“I want my paintings to be reflections of life, and life can’t be stopped,” he said, inviting the viewer to become part of the experience of his paintings. “I enable the ordinary,” placing new significance in ordinary objects by juxtaposing them with totally unrelated imagery and placing them in the context of art. His “Combine” series, in which he blurs the lines between painting and sculpture and life and art, is based on the idea that anything absurd is worth doing once. “Bed,” oil and graphite on quilt and mattress, deals with the role of painting in an artist’s life and the mess it makes of dreams, desire and love. “Canyon,” with a bald eagle, tells the story of Zeus as he turns into a bird to kidnap the beautiful boy, Ganymede. “Monogram,” was first just a stuffed, painted goat, but when he felt it didn’t quite work as a sculpture, he added the tire.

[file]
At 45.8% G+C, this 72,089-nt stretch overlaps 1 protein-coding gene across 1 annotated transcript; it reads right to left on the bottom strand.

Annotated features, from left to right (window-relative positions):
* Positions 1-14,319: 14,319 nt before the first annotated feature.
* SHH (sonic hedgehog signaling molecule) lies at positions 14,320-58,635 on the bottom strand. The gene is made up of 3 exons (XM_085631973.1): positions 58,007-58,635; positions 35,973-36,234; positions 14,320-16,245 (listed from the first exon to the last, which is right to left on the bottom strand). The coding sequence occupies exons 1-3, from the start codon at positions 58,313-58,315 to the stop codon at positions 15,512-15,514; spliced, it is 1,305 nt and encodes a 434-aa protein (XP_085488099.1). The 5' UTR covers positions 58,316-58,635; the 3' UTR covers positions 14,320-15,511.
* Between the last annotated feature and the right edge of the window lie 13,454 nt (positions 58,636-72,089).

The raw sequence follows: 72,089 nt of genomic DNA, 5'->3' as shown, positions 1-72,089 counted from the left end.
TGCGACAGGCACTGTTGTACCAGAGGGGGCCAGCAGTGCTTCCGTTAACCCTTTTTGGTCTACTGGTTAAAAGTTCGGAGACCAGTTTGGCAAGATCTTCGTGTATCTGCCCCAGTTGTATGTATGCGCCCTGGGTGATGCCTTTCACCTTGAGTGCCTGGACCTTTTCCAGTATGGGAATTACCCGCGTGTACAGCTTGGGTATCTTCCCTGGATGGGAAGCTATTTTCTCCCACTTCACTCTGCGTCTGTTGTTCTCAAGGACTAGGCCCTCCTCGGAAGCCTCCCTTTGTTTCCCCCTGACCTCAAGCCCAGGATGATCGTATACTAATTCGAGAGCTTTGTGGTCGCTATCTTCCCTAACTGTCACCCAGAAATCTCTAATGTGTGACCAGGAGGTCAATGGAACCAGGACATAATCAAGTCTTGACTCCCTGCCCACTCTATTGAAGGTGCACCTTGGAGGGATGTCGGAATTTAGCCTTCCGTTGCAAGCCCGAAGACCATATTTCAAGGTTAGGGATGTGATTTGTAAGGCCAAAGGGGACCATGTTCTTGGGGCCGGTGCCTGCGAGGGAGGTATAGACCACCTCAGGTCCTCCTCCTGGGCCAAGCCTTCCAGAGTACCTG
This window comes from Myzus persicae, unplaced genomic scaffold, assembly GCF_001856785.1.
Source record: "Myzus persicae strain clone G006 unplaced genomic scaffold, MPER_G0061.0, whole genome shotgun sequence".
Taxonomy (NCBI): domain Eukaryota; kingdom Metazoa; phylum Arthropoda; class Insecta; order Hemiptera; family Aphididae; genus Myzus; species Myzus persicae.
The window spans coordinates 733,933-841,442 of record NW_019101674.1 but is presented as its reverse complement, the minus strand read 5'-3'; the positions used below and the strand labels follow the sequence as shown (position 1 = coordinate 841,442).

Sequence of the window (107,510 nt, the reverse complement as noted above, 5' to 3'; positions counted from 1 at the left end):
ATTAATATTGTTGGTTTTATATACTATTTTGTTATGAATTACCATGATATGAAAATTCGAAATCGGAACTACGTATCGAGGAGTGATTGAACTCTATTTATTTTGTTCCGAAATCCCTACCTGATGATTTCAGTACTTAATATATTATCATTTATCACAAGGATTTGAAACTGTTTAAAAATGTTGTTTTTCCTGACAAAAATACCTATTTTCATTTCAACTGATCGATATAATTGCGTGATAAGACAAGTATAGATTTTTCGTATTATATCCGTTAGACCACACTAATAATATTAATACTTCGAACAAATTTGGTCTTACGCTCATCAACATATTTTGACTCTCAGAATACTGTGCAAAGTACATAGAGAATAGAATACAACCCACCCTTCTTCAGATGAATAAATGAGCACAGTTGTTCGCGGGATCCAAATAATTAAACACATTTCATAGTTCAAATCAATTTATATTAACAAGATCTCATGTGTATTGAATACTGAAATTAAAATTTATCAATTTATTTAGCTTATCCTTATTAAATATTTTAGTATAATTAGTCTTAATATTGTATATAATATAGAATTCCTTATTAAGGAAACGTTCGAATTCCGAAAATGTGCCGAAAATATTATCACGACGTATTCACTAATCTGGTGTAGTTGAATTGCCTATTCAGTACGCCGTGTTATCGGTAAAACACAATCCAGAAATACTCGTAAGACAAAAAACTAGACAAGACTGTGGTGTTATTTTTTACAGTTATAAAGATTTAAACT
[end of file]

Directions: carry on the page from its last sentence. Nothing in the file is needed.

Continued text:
As his lifestyle and sexual orientation changed, his marriage fell apart and he divorced. Feeling a need to leave his life behind, he traveled Italy with a camera. Returning to NYC in 1955, he met aspiring artist Jasper Johns and for six years they lived together in lofts one above the other, literally trading ideas. It was then that they delved heavily into dance and performance art, eliminating the performer/scenery division by adding human action to the background. As the two finally drifted apart, he bought his first piece of land on the island of Captiva, Florida, as a retreat from the excesses of the city.